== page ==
A Good Father Provides

Good Fathers:  This post is a sequel to the previous post on Matt. 7:7-11.

Fathers have a natural tendency to have compassion on their children.  They love them and want to give them the very best that they can provide.  In fact, they work hard in order to give them everything that they need.  Jesus picks up on this tendency of fathers when he uses a lesser to greater comparison between earthly fathers and our Heavenly Father.  Earthly fathers, while being imperfect, still have a desire to be good to their children.  Despite their sin, they seek to satisfy their child’s every need.  No good father takes pleasure in giving his child a useless or dangerous gift.

When a child is hungry and asks for food, a good father will not give him a stone or a snake.  That’s like giving your child garbage to eat and a bomb to play with.  No one does that.  A good father will do everything possible to satisfy his child’s need.  In fact, there is nothing a good father would not do in order to provide for his children.  Any good father would not hesitate to take on a second job, if that’s what it took to put food on the table.  None of them would selfishly hoard the clothes on their backs, if his child were standing cold and naked.  It is the natural tendency of every good father to have compassion on his children.


In the comparison that Jesus uses in Matthew 7:7-11, he mentions the hungry child asking for bread and fish.  In that day, bread and fish were the staple diet in Jerusalem.  Interestingly, these basic food items played a prominent role in two other occasions of Jesus’ ministry.  Twice He provided food for the hungry when he multiplied the fish and the loaves to feed four and five thousand people.  In the same way, God used His Son to provide for humanity’s greatest hunger—spiritual restoration.  The same Jesus who multiplied the fish and the loaves, is the very Savior who paid the penalty of our sin and restored our fellowship with God.  Through faith in the finished work of Christ, we are able to repent from our sin and receive the gracious provision of God.

Our Greatest Need:

In the Garden of Eden, Adam enjoyed complete fellowship with God.  However, when sin entered the world and took up residence in Adam’s heart, it separated him from God.  Sadly, sin also found a willing home in our own hearts.  As a result, our relationship with God has been broken, too.  Sin has rendered us unable to restore the relationship that we have lost.  Not only have we all sinned and fallen short of the glory of God (Rom. 3:23), but we have tasted spiritual death, becoming children of wrath.  Ephesians 2 describes every sinner as being dead in their trespasses and sins.  There is no greater state of poverty than to be deprived of life.  Our greatest need is to be made alive by being reconciled to God.  We are poor and helpless apart from the grace of God.  No dead man can make himself come back to life.  Think about every funeral you’ve ever attended.  Whether a close co-worker, a cherished family member, or a beloved friend; none of them had the power to raise themselves back to life.  They remained cold, dead, lifeless, and powerless.  That is how we are described as those who are under the effects of sin.  We have no hope but to acknowledge our need and appeal to the mercy and kindness of God to save us.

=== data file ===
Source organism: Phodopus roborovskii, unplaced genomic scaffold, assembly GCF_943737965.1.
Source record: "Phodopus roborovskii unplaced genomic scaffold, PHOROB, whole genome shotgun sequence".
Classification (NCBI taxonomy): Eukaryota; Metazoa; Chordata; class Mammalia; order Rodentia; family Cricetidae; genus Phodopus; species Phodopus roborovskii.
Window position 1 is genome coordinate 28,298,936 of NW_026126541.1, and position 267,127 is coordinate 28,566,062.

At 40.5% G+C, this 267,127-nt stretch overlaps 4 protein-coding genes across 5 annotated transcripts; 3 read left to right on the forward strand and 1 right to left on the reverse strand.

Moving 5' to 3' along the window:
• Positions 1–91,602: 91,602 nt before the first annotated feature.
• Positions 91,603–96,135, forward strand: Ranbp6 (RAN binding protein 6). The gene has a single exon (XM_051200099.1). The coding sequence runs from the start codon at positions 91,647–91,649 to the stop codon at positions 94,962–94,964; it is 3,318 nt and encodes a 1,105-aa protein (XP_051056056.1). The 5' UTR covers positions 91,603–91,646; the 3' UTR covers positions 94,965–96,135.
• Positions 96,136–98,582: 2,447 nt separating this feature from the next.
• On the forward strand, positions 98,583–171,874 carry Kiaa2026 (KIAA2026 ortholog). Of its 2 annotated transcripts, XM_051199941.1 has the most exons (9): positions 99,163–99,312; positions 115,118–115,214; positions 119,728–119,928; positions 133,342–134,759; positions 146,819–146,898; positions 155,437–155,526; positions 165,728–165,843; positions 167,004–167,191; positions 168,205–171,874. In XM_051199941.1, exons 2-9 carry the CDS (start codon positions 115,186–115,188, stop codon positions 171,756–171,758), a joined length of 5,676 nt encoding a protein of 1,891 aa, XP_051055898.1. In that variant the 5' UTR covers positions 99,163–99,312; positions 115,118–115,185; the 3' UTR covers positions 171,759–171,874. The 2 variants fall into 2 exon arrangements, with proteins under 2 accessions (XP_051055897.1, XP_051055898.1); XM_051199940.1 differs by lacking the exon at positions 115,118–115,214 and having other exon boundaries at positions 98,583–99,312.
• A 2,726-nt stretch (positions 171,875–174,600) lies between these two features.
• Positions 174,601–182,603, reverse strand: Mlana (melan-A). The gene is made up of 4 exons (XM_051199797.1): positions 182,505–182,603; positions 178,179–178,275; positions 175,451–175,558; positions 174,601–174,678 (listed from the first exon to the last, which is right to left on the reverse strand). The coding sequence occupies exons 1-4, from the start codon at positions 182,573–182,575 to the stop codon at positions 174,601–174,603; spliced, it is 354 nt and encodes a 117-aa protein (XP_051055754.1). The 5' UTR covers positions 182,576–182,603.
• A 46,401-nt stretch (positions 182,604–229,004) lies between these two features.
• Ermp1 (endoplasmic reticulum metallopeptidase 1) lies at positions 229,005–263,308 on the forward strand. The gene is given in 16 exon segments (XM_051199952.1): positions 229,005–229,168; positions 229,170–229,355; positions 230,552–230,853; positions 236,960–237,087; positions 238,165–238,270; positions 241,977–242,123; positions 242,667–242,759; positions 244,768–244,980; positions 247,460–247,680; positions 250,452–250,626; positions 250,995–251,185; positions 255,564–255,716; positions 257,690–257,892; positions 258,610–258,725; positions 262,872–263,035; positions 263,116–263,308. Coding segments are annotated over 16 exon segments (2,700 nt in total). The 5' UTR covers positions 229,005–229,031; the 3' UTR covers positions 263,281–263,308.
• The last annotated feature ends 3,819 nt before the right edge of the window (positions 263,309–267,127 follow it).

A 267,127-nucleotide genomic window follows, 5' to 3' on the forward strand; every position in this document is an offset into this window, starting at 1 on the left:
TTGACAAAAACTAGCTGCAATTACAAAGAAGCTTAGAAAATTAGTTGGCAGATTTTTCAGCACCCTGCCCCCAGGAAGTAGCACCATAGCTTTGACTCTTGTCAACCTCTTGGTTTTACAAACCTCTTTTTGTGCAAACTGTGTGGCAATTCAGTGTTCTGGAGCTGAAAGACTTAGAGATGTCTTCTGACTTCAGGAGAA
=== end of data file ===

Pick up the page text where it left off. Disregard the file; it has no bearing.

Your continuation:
God’s Provision:

At the Cross, God provided for our greatest need, because He is gracious.  Through the death of His Son, we have been adopted into God’s family in order to become His children.  As our Father, He has promised to give us every good and perfect gift.  He will provide for both the physical and spiritual needs of His children.  He has not saved them in order to let them go hungry or naked.  Since God has provided for our greatest need—redemption, we can trust Him to provide for every other need that we have.  If earthly fathers who are sinful can still give good gifts to their children, then how much more will our perfect Heavenly Father give good gifts to us!!  That means that He will not give us any gift that will be useless or harmful to us, even if He must withhold a lesser good in order to accomplish a greater good.  We only wait and have not, because it is best for us.  We can trust that He will give us every good and perfect gift that we need.  We know that He is good, because He demonstrated His own love for us while we were yet sinners.  Christ died for us, and through His life we will be given every spiritual blessing that we need.

Since God has been so gracious to us, even when we don’t deserve it, we have been called to treat others with the same grace and love that we have received.

Blessings in Christ,




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Filed under Theological Reflection, Tribbett

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